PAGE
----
This edgy shooter is designed as a four-player co-op shooter, and it’s really action-packed. It’s designed to throw you (and your friends) into a fast-moving, enemy-heavy world where you shoot first, and ask questions later (yes I channelled my inner John Wayne when writing that last bit!).
Payday 2 runs well on most low-end computers, although it does require a fair chunk of the 4GB RAM so you may need to shut background programs to play this smoothly.
This is a 3D game from a fairly big game studio (Overkill), and its graphics still look pretty good a decade after its original release. The game is highly reviewed and sees you robbing banks with your crew, and then trying to escape – often fighting your way out.
Game #17: FTL: Faster Than Light (2012)
Genre: Strategy | Minimum System Requirements: OS: Any, RAM: 1GB, CPU: 2 GHz, GPU: 128MB card
FTL: Faster Than Light is a fun simulation/strategy game from indie developer Subset Games. It has been a big hit, with some amazing reviews.
FTL sees you run a spaceship while trying to save the galaxy, with lots of hurdles along the way. You have a good amount of freedom to play this game at your own pace, and make your own decisions: both good and bad! But bad decisions can quickly come back to haunt you, with lots of enemies and rival ships nearby, waiting to attack.
What is neat, though, is that even though the game sometimes feels hectic and fast-paced, you can pause in the middle of combat to review (or adjust) your approach to a battle. This gives some nice breathing space from an otherwise stressful fight!
The game will run on most computers, requiring just 1 GB of RAM and a fairly small amount of VRAM. This is partly down to the graphics (which are 2D and sometimes a bit basic), although the graphics are naturally a design choice by this indie studio. FTL doesn’t need fancy 3D graphics to provide an awesome gaming experience.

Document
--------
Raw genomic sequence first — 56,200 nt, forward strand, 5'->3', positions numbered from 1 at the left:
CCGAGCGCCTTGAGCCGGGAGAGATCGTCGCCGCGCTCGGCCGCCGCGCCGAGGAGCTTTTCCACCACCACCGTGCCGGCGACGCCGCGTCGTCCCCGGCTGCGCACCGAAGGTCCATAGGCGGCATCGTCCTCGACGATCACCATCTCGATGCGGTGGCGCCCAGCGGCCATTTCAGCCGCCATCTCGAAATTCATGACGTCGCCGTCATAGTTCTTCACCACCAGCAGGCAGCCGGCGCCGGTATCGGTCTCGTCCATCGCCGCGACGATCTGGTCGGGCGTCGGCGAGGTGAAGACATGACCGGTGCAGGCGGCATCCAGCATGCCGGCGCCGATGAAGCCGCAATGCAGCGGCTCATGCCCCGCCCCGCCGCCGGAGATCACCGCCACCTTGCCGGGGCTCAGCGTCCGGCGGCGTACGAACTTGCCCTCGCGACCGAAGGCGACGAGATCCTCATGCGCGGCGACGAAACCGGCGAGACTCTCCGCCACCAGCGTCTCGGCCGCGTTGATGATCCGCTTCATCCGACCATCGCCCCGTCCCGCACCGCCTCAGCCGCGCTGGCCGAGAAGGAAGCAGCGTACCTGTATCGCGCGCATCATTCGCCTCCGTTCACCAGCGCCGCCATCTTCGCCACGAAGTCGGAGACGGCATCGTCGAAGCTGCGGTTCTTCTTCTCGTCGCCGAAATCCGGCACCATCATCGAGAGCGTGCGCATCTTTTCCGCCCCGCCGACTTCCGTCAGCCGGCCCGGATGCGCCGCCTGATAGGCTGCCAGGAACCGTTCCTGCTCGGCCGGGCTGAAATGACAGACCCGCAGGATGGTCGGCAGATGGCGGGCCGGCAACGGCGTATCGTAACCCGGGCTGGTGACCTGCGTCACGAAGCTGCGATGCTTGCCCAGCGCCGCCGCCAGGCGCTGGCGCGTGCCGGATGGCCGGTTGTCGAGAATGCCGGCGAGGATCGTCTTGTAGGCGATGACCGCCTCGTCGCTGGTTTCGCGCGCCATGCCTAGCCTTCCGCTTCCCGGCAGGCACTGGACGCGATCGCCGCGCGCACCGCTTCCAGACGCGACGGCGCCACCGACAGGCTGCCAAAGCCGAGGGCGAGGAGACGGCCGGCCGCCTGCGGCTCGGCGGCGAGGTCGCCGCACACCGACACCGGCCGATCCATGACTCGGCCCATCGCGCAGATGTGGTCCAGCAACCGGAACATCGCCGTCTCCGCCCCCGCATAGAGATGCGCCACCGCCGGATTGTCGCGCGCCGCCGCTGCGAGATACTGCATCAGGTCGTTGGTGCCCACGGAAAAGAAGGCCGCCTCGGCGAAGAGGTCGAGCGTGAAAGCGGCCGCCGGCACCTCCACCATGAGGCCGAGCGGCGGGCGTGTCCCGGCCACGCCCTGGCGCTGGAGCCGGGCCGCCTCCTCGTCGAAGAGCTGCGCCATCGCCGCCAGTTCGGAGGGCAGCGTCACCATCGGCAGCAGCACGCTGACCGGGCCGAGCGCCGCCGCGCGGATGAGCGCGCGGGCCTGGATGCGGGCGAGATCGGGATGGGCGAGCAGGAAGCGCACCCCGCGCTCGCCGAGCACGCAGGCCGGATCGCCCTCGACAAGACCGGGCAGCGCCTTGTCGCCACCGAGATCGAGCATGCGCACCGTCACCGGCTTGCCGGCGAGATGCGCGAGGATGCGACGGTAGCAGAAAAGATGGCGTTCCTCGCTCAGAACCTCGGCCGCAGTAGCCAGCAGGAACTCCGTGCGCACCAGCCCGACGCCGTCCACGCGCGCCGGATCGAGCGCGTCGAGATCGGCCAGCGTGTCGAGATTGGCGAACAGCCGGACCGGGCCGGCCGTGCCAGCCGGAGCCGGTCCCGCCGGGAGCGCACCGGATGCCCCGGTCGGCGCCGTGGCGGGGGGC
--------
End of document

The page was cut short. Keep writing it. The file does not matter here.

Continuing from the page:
Game #18: Europa Universalis IV (2013)
Genre: Strategy | Minimum System Requirements: OS: Windows 8-11, RAM: 4GB, CPU: dual-core 3 GHz, GPU: Nvidia GTX 460/AMD Radeon 5850
If you like the Civilization or Total War series, you’ll love Europa Universalis IV. This 2013 strategy game spans four centuries of rule, from the Renaissance up to the Age of Revolutions.
This historically accurate game sees you control armies and navies across a fairly big world map, although unlike Total War, battles are completed on the world map itself – you don’t go into a battlefield and march your individual troop units around.
I actually prefer this, because I always found myself growing tired of loads of individual battles in Total War. The approach from Europa Universalis IV suits me more – plus it means that it’s not as hardware intensive.
After all, instead of needing loads of RAM to keep track of thousands of individual troops, Europa Universalis battles appear smaller (on the zoomed-out world map). This means that your 4GB computer should be able to play this gripping strategy game fairly smoothly, although admittedly it will be harder to run than a small 2D indie game.
Game #19: Saints Row IV (2013)
Genre: Shooter | Minimum System Requirements: OS: Any, RAM: 4GB, CPU: dual-core, GPU: NVIDIA GTX 260/AMD Radeon 5800 series
This is a bizarre “action-adventure” game which is actually more of a shoot-em-up. While there is some storyline to follow, with a game world that allows some exploration, there are so many enemies to shoot that the game quickly descends into a (fun) shooter.